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Any ideas?

rrob
Posts: 160
Joined: Nov 2007

I posted earlier. I just was dx on 10-30 after surgery by my gynecological oncologist. After discovering it was metastic colon cancer, he referred me to another oncologist who will see me on Dec 3rd (wants me to be healed from surgery so we can start treatment right away). For the past week, I have been having very gassy, rumbling stomach and throwing up about 2-6 hours after I eat. Has anyone else had this after their surgery? Normal? I called my doctor's office when it first started and they did not seem alarmed. Since they had not seen me yet said to try Prilosec or Zantac for nausea, etc. I am going to try to call them again and see if they can help because I am having a hard time finding food to eat and want to build my strength for treatment. Does anyone have any suggestions?

Also, any suggestions for dealing with the anxiety of waiting before I see the oncologist? I am really stressed about what he is going to tell me and wonder if that has some effect on my upset stomach, too. Thanks for any advice/encouragement. Hope you all have a great Thanksgiving!

Becky

KathiM's picture
KathiM
Posts: 8077
Joined: Aug 2005

Becky,
With your surgery, did they remove part of the colon? This could have partially obstructed the bowel....if this is it (I have had 7 obstructions since resection...affects 5% of all resection patients), you need to call your gyne/surgeon....if the bowel totally obstructs, you will be in extreme pain and it will come and go...along with gurgling in your belly...sort of like labor during childbirth. And vomit. I thought I had the flu...lol....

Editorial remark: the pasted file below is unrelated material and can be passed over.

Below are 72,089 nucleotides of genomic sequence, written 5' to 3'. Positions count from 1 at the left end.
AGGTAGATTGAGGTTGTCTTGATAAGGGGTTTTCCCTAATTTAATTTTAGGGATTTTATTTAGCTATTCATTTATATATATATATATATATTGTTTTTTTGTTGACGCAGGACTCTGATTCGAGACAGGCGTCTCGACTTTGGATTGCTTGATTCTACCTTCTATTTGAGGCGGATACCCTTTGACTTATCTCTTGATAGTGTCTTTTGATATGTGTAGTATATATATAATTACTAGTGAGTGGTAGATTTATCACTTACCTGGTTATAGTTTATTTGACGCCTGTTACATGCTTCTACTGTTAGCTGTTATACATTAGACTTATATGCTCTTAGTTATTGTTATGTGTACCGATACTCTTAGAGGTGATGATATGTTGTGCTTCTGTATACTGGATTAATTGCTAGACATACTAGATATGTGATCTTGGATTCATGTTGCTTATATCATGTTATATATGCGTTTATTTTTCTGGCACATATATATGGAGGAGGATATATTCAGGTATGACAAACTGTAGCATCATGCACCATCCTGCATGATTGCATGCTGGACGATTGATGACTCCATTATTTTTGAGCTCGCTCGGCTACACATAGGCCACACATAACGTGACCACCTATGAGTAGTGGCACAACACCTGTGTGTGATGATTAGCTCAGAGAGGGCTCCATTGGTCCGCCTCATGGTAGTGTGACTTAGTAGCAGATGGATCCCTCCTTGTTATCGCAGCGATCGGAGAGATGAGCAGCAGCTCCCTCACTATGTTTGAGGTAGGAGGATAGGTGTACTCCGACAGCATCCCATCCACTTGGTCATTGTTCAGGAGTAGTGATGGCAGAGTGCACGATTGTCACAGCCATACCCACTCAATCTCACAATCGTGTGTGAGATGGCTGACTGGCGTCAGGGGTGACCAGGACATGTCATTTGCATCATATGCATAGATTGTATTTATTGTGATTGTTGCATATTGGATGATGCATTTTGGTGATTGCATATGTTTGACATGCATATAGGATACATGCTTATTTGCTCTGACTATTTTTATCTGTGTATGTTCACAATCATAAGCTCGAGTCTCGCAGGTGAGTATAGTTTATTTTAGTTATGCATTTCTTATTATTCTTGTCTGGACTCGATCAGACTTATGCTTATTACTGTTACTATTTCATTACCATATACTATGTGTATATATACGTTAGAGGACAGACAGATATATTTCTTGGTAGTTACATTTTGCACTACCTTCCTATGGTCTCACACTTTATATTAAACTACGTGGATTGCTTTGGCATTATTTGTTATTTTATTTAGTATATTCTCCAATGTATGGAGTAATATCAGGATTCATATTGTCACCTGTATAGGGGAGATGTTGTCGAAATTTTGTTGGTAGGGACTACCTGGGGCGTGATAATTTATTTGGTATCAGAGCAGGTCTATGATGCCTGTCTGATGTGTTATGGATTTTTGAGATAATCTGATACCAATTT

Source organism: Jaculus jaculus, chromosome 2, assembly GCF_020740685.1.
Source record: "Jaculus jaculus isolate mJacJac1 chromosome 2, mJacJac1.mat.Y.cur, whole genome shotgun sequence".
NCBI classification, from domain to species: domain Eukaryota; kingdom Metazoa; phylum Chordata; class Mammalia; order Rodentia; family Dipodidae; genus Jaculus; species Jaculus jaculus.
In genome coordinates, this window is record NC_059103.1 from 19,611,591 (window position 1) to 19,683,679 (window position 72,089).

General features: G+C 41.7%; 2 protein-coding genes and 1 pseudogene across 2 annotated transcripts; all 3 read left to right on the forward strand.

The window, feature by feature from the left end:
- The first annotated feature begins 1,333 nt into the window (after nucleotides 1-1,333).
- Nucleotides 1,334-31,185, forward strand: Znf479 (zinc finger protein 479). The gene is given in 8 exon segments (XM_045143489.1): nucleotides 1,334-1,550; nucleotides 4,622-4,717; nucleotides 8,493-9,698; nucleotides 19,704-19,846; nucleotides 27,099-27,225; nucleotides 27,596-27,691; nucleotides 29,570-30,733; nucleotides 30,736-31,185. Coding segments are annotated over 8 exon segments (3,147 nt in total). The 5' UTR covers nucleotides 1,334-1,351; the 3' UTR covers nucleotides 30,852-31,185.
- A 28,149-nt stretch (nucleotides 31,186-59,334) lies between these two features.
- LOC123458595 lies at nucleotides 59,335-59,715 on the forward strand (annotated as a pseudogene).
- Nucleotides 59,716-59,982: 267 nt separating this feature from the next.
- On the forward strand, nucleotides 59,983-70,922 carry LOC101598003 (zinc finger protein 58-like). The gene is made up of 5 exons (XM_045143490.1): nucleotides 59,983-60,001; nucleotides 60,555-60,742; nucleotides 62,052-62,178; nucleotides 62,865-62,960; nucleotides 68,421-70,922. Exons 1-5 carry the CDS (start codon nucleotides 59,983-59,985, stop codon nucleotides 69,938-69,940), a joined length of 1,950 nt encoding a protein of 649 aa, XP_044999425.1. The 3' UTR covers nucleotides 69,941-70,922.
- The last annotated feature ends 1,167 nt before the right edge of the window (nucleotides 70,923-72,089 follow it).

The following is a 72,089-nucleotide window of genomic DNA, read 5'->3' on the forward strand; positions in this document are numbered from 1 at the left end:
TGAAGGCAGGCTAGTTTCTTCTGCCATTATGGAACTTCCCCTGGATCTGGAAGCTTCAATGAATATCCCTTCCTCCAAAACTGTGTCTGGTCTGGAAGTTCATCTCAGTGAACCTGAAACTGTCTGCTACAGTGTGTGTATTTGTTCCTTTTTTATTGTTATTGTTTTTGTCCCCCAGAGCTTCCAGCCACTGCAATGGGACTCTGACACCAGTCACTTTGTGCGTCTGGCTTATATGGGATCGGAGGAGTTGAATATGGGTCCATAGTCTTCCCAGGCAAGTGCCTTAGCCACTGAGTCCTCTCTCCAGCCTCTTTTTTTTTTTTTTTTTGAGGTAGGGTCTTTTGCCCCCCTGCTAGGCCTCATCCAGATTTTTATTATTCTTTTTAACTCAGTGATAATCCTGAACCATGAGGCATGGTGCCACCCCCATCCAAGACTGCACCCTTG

Only one of my 7 needed surgery to correct....the other 6, I ramped up my water AND walked ALOT. for the one that I was hospitalized for, that is all they did for my for the first 4 days....so I tried it on #2, and it has worked. With each cramp, I would bear down like I was pushing...and stand still.

Hugs, kathi

KierstenRx's picture
KierstenRx
Posts: 249
Joined: Nov 2006

Becky,
Sorry to hear about your diagnosis and tough recovery from surgery. Just know that we are all here for you. I first wanted to address your gassy rumbling stomach. Are you keeping anything down?? Is there pain before you vomit? Does it feel like a spasm or does it radiate into your back?? I don't want scare you at all but I had similar symptoms when I had a bowel obstruction. I was in severe pain and would vomit anytime I would eat. I eventually couldn't keep down fluids. I would explore this further. I was sent home from the ER told it was a possible urinary tract infection. If you continue to have problems or they get worse I would make sure your doctor takes you seriously. You have to be your own advocate. That being said you very well may just be having some side effects from healing. You also may be having a nervous stomach. Other possible options to try for the gassy nausea feeling would be Maalox or Phazyme/GasX. If the nausea continues maybe you could get a prescription for either zofran or promethazine. Hopefully others on this board can offer more advice on you stomach issues than I.